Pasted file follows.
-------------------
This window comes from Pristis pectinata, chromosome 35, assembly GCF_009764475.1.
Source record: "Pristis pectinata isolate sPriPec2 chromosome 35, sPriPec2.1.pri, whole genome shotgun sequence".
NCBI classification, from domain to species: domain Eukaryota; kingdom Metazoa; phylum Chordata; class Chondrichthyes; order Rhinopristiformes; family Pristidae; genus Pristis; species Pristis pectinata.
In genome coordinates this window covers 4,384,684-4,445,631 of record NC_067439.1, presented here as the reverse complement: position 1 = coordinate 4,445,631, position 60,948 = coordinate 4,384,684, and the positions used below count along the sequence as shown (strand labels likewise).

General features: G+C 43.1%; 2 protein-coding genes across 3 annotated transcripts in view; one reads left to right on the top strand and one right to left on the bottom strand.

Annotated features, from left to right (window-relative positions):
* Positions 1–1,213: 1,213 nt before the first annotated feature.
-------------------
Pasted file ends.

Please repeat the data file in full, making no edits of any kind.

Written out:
This window comes from Pristis pectinata, chromosome 35, assembly GCF_009764475.1.
Source record: "Pristis pectinata isolate sPriPec2 chromosome 35, sPriPec2.1.pri, whole genome shotgun sequence".
NCBI classification, from domain to species: domain Eukaryota; kingdom Metazoa; phylum Chordata; class Chondrichthyes; order Rhinopristiformes; family Pristidae; genus Pristis; species Pristis pectinata.
In genome coordinates this window covers 4,384,684-4,445,631 of record NC_067439.1, presented here as the reverse complement: position 1 = coordinate 4,445,631, position 60,948 = coordinate 4,384,684, and the positions used below count along the sequence as shown (strand labels likewise).

General features: G+C 43.1%; 2 protein-coding genes across 3 annotated transcripts in view; one reads left to right on the top strand and one right to left on the bottom strand.

Annotated features, from left to right (window-relative positions):
* Positions 1–1,213: 1,213 nt before the first annotated feature.